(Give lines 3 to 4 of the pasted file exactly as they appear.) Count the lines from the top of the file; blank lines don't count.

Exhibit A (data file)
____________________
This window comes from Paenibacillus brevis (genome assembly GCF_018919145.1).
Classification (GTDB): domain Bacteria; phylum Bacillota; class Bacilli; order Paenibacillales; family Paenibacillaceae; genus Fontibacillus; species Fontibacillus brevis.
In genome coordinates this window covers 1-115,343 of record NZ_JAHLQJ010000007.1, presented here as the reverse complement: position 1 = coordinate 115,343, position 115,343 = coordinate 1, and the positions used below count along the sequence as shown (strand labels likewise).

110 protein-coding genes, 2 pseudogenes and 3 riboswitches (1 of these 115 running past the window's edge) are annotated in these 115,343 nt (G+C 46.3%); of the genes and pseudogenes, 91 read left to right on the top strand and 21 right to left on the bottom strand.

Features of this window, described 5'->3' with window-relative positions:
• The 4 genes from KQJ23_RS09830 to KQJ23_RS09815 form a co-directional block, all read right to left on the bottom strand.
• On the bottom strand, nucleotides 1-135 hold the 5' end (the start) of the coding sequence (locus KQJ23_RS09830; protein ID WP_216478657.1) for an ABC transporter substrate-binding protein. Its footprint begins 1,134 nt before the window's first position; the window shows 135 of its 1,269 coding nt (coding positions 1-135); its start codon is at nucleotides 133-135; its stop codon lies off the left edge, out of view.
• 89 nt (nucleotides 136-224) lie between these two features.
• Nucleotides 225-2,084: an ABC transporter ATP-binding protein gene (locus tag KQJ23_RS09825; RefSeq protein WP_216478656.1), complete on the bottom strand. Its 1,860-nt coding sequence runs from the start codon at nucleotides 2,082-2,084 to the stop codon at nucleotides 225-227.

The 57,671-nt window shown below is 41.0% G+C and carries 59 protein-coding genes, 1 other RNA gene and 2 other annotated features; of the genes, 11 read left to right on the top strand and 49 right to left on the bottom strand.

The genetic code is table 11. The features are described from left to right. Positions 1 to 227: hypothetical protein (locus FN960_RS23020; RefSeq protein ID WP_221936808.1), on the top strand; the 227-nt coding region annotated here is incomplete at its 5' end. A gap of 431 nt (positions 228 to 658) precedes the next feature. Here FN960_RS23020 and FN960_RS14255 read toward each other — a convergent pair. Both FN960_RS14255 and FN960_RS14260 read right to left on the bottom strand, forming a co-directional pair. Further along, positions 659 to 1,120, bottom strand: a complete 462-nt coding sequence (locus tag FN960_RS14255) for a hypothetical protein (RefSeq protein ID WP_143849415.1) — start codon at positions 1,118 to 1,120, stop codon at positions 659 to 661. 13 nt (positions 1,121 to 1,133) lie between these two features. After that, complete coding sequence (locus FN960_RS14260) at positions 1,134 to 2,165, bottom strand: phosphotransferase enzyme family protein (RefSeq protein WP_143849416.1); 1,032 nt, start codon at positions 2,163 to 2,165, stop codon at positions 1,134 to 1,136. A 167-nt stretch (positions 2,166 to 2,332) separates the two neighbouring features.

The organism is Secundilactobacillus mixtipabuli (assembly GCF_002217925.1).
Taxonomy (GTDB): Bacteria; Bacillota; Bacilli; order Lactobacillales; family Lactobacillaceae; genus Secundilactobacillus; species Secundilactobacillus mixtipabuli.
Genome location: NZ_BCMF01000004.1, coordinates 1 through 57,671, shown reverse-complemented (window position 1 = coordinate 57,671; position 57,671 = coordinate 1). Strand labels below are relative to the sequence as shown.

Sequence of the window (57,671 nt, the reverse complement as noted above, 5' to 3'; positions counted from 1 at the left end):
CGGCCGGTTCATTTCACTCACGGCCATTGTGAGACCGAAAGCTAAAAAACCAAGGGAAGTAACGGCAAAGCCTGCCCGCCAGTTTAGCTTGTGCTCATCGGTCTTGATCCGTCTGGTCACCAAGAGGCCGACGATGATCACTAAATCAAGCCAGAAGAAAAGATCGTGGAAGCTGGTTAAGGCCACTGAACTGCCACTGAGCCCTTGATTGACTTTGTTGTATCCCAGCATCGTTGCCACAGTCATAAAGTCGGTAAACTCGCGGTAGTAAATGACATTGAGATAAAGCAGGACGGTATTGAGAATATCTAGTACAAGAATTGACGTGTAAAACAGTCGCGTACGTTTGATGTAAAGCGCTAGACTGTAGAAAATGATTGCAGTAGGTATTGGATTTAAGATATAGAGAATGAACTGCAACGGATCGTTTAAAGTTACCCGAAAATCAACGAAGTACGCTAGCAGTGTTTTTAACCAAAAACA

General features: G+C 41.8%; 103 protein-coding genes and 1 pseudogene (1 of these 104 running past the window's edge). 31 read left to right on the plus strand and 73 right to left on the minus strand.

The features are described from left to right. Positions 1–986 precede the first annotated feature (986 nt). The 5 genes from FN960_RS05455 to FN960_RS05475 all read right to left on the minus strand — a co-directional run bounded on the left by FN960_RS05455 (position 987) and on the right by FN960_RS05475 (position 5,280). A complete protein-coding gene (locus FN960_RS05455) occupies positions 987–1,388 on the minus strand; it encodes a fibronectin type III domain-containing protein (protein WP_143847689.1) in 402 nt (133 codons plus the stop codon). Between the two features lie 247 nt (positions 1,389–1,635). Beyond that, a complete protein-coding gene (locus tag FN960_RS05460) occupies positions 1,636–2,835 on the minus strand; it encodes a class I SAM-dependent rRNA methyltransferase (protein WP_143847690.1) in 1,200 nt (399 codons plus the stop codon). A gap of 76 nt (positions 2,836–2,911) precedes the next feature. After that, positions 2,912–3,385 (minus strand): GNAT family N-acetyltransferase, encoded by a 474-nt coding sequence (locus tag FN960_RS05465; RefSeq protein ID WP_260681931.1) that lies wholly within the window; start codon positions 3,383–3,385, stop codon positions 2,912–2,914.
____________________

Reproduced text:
In genome coordinates this window covers 1-115,343 of record NZ_JAHLQJ010000007.1, presented here as the reverse complement: position 1 = coordinate 115,343, position 115,343 = coordinate 1, and the positions used below count along the sequence as shown (strand labels likewise).

110 protein-coding genes, 2 pseudogenes and 3 riboswitches (1 of these 115 running past the window's edge) are annotated in these 115,343 nt (G+C 46.3%); of the genes and pseudogenes, 91 read left to right on the top strand and 21 right to left on the bottom strand.